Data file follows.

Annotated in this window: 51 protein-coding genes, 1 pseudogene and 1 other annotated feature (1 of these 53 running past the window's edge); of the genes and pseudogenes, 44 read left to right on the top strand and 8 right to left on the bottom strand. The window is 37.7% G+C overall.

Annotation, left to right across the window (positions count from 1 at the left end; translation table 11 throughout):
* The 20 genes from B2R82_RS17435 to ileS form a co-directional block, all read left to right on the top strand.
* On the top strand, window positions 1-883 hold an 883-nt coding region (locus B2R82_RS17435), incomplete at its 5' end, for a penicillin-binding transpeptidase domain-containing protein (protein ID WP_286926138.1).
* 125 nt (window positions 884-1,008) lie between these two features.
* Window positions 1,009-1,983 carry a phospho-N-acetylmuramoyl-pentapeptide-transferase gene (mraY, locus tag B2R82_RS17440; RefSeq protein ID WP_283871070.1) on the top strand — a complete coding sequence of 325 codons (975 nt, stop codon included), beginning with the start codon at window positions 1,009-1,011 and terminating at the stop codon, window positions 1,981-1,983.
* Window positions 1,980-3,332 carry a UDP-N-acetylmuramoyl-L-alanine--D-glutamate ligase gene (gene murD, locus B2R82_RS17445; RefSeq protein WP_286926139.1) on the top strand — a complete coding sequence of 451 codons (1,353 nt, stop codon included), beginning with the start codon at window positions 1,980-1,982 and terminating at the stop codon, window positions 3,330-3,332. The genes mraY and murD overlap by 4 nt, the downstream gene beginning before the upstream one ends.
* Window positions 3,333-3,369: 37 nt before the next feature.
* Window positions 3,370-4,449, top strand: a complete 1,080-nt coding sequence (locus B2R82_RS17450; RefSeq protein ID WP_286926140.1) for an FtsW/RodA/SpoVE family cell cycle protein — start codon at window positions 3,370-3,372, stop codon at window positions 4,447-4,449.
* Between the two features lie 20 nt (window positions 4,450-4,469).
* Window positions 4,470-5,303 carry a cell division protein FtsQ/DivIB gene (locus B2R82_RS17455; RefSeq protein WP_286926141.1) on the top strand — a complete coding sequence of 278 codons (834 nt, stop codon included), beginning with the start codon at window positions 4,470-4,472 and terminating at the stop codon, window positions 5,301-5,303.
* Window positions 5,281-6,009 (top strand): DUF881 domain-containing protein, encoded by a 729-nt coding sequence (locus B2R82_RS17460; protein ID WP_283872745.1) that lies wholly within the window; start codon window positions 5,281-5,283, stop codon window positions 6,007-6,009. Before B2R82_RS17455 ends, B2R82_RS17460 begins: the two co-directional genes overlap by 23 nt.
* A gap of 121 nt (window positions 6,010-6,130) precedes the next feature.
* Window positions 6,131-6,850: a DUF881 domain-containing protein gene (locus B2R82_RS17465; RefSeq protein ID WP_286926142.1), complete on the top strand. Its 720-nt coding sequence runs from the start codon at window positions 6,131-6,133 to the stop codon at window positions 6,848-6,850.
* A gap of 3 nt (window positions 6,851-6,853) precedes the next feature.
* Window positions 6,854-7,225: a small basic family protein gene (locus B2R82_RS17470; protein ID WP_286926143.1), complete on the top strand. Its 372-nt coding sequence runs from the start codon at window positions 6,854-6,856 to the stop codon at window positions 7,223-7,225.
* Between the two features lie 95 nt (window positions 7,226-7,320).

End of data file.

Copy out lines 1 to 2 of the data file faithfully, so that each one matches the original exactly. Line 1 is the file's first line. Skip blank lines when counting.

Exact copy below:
Annotated in this window: 51 protein-coding genes, 1 pseudogene and 1 other annotated feature (1 of these 53 running past the window's edge); of the genes and pseudogenes, 44 read left to right on the top strand and 8 right to left on the bottom strand. The window is 37.7% G+C overall.

Annotation, left to right across the window (positions count from 1 at the left end; translation table 11 throughout):